Video Friday: Skilled Gymnasts, Giant Spiders, Robot Beatdowns, and How to Murder a Grapefruit

It's an extra-large helping of robot video Friday: twice the vids, twice the calories, twice the awesomeness

2 min read
Video Friday: Skilled Gymnasts, Giant Spiders, Robot Beatdowns, and How to Murder a Grapefruit

We've got an extra-large helping of robot vids for you today. You'll see a little robot gymnast showcase his talents on the high bar, a huge robot spider that can climb mountains, CHARLI-2 getting hit with a shoe on a stick, a fate marginally worse than being eaten for a hapless grapefruit, and more. More!

Hinamitetu’s robot gymnast has been trying to get this right for years, and at last, the robot sticks what I think  is called a "jaeger:"

That dismount still needs work, I'd say.

Want to see CHARLI-2 get a beatdown from a shoe on a stick and not fall over? Sure you do!

Last year, we posted some video from DFKI Bremen that included footage of SpaceClimber, one of the most most impressive robots in the category of "very large and spidery." This new video shows SpaceClimber doing its thing, complete with freaky movements and a climb up an 80% grade.

[ DFKI Bremen ]

Slicing a grapefruit can be dangerous. Very dangerous. Almost (but not quite) as dangerous as building a robot to do it for you with a GIANT STABBY KNIFE:

[ Grapefruit Segmenter ] via [ Hacked Gadgets ]

When robotic aircraft start making autonomous landings on aircraft carriers, they'll need to know what to do and where to go after touchdown. If you've watched Top Gun, you know that simple gesture recognition is not enough to interpret signals from plane directors on the deck of the carrier, since they're usually in constant motion. MIT has been working on an algorithm that can classify individual gestures contained in a continuous series of complex motions:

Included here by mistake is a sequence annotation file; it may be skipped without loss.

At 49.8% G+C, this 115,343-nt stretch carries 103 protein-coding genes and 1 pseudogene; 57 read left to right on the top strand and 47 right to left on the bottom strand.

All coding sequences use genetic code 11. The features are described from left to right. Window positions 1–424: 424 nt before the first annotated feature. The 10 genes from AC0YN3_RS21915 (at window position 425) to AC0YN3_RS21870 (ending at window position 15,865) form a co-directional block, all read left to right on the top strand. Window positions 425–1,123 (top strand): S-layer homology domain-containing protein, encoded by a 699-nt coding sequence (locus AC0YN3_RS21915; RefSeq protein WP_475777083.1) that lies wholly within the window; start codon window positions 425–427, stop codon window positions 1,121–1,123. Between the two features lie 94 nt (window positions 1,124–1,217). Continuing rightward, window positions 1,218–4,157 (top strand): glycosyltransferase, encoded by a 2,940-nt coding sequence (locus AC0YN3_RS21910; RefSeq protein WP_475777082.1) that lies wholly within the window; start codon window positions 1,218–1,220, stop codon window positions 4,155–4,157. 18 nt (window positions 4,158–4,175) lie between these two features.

Via [ MIT ]

We'll finish up with this video of a real life Real Steel match between Naoki Maru's Real King Kizer (a one meter tall boxing robot controlled by an ASUS Xtion Pro Live sensor) and a punching bag. The winner? Awesomness. Awesomeness is the winner.

[ King Kizer ] via [ GetRobo ]


The Conversation (0)

How the U.S. Army Is Turning Robots Into Team Players

Engineers battle the limits of deep learning for battlefield bots

11 min read
Robot with threads near a fallen branch

RoMan, the Army Research Laboratory's robotic manipulator, considers the best way to grasp and move a tree branch at the Adelphi Laboratory Center, in Maryland.

Evan Ackerman

“I should probably not be standing this close," I think to myself, as the robot slowly approaches a large tree branch on the floor in front of me. It's not the size of the branch that makes me nervous—it's that the robot is operating autonomously, and that while I know what it's supposed to do, I'm not entirely sure what it will do. If everything works the way the roboticists at the U.S. Army Research Laboratory (ARL) in Adelphi, Md., expect, the robot will identify the branch, grasp it, and drag it out of the way. These folks know what they're doing, but I've spent enough time around robots that I take a small step backwards anyway.

This article is part of our special report on AI, “The Great AI Reckoning.”

The robot, named RoMan, for Robotic Manipulator, is about the size of a large lawn mower, with a tracked base that helps it handle most kinds of terrain. At the front, it has a squat torso equipped with cameras and depth sensors, as well as a pair of arms that were harvested from a prototype disaster-response robot originally developed at NASA's Jet Propulsion Laboratory for a DARPA robotics competition. RoMan's job today is roadway clearing, a multistep task that ARL wants the robot to complete as autonomously as possible. Instead of instructing the robot to grasp specific objects in specific ways and move them to specific places, the operators tell RoMan to "go clear a path." It's then up to the robot to make all the decisions necessary to achieve that objective.

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